The irony is not lost on me that as I write this blog I’m simultaneously thinking about:
My daughters swimming kit for school
Birthday presents and cards I need to buy, write and send this month
End of term teacher presents and cards
The washing I put in the machine this morning
Which clients need what when this week
Diary management over the summer
Summer holiday planning, buying and packing
If you’re a working parent, I’m sure you’ll recognise this list and that this is the short version!
We find that it’s common amongst women who have been on maternity leave to have picked up a lot of the household chores during this time. Then, when it comes to returning to work, it’s really difficult to re-adjust.
Why it’s so hard to ask for help
Asking for help comes up in coaching sessions with working parents regularly. We know we would benefit from help but something stops us. Here are a few ideas, see if you relate to any.
You might have an underlying belief that working hard is the only way to operate.
Before you can ask for help, you first need to identify what you need help with and that becomes one more thing on the to do list.
You’re surrounded by people who seem to be able to do it all (I blame social media for this one!) and that comparison can feed into the high expectations you hold yourself to.
You have high standards and no-one else can do it the way you do.
What happens when we don’t ask for help?
Some outcomes of not asking for help can look like:
Resentment towards other people, (team members, family members)
Breakdown in relationships
You might also be depriving someone from doing something to show that they care you about you
If you recognise your situation in any of the above, here are some ideas to support you in identifying what help you might benefit from and taking the first step towards asking for it.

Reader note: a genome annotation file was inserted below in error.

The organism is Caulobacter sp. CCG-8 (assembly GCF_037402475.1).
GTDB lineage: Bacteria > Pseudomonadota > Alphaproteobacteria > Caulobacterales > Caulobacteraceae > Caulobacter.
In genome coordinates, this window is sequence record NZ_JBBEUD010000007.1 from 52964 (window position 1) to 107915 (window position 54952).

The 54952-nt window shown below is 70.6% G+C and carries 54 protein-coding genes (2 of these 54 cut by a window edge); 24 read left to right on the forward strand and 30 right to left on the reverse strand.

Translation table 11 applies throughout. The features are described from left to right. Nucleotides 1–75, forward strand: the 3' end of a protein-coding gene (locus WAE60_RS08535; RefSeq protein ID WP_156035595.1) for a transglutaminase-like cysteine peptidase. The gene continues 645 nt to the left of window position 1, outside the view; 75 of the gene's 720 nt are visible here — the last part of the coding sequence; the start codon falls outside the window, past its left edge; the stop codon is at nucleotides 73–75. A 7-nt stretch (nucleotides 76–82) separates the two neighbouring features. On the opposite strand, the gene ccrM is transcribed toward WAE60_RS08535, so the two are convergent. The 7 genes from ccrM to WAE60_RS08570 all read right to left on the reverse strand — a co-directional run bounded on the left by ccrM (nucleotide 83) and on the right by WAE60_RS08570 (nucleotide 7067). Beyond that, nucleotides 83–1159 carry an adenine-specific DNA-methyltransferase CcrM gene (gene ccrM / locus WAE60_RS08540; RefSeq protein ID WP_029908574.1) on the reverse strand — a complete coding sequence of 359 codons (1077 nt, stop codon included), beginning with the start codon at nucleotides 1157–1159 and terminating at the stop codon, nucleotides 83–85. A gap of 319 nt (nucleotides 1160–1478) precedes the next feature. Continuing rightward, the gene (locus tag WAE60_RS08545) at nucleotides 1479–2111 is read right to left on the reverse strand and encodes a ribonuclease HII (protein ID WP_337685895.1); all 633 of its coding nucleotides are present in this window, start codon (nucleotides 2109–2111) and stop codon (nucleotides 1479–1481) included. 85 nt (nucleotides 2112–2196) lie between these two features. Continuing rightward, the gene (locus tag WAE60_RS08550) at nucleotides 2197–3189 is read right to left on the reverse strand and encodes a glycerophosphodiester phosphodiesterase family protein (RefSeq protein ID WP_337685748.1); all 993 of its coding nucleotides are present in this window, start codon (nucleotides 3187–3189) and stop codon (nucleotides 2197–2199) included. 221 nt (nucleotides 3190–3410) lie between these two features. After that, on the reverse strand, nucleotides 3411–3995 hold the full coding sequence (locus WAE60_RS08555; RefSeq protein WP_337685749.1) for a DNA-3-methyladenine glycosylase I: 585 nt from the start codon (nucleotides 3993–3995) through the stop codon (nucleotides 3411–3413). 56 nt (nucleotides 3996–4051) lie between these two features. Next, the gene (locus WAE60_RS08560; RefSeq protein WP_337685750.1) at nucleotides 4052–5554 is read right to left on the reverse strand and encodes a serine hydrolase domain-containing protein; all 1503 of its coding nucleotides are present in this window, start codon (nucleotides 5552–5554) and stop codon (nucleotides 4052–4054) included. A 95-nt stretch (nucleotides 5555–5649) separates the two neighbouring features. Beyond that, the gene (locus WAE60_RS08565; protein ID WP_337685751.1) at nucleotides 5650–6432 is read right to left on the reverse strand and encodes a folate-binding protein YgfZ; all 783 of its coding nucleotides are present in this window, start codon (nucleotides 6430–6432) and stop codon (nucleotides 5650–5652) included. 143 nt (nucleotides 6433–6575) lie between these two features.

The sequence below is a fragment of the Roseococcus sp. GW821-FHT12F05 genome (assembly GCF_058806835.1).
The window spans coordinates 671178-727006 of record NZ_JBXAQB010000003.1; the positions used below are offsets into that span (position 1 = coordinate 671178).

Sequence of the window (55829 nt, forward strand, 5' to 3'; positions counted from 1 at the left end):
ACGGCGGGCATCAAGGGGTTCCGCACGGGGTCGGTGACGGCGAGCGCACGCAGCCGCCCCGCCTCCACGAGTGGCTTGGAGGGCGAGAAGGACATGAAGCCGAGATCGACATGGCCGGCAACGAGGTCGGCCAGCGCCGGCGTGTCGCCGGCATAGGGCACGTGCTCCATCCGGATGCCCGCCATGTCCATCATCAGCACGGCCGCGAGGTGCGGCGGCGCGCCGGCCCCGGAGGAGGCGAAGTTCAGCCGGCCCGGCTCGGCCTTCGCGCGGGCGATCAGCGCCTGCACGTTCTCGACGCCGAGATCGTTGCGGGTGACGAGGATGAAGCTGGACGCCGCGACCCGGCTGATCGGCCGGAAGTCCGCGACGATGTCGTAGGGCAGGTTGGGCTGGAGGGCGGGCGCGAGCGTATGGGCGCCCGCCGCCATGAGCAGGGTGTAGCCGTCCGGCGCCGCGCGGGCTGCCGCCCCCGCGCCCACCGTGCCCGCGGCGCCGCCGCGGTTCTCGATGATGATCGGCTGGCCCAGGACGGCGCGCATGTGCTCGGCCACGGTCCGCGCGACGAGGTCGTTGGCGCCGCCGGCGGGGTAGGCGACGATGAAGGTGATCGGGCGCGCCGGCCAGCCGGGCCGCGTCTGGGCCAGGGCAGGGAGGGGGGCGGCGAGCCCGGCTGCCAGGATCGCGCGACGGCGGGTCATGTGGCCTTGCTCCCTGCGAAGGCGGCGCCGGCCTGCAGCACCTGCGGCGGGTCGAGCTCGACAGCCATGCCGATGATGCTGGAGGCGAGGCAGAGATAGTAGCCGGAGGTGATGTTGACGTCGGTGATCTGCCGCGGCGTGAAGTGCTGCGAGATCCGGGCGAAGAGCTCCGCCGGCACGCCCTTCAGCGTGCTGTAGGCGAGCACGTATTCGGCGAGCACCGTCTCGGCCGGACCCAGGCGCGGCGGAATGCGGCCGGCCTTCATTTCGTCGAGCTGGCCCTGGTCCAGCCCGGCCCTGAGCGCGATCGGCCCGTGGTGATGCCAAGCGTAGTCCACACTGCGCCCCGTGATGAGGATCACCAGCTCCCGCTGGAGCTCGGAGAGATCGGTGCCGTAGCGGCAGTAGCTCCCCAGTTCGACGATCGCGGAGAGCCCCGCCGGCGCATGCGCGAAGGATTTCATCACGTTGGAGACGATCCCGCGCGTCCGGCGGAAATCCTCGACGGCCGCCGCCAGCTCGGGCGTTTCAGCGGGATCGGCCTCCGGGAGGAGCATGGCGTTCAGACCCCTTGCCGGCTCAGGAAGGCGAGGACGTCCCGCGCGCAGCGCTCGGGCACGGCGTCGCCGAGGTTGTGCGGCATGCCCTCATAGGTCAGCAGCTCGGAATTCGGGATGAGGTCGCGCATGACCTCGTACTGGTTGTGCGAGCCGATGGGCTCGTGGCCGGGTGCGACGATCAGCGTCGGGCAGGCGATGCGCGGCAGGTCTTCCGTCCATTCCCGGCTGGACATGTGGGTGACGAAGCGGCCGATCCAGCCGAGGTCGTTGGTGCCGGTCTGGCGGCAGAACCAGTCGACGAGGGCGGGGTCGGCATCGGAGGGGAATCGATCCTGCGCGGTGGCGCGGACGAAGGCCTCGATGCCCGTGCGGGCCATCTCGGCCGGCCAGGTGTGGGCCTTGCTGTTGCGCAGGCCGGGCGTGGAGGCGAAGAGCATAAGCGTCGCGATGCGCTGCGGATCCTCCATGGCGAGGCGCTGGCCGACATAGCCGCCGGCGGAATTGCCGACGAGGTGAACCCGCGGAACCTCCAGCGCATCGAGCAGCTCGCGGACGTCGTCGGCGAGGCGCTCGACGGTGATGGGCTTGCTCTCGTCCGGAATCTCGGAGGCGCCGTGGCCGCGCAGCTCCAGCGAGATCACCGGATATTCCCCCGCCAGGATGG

What help do you need?
As highlighted previously, some of the tasks we have on our to do list have landed there as matter of habit. With this in mind, set a timer for 10 minutes and write down what you would do differently if you were able to start from scratch.
Write down everything you need to get done in whatever timeframe suits you (a day / week) then consider what a ‘good enough list’ would look like.
Talk with a trusted friend (or professional if this isn’t possible) about what kind of help would benefit you the most. Brainstorm with them what this help might look like – is it a cleaner at home, is it a conversation with your partner or line manager?
How to ask for help
If you find it really painful to ask for help, start with noticing how others ask for help. Either from you, or from other people. How do they phrase it? How does it come across? What could you beg, borrow or steal from their approach?
Practice what sounds reasonable to you. E.g. I would really appreciate some help with X, It would help me hugely if you could X… try not to apologise for asking!
Remember how good it feels to help someone else? That is how other people feel about you too!
Start a weekly meeting at home to go through all the things that need to be done and don’t assume who is going to do it, decide together taking into account skills, time etc..
As with anything, there are varying degrees of difficulty with this area. These ideas are shared as intended light touch tips and advice. If you’re really struggling with this, please consider seeking professional support from a therapist or a coach to build a tailor made solution with you.
If you’d like to explore this area on your own, I recommend reading ‘Fair Play’ By Eve Rodsky.
My colleague Sarah Turner and I have been busy creating content highlighting the importance of organisations providing support for working parents. As part of this, we created this video series exploring the entire journey of maternity leave, from before the leave starts, through to preparing to return and then the first few months back at work. If you or your organisation would like to understand more about how to support your employees as they take parental leave, please get in touch.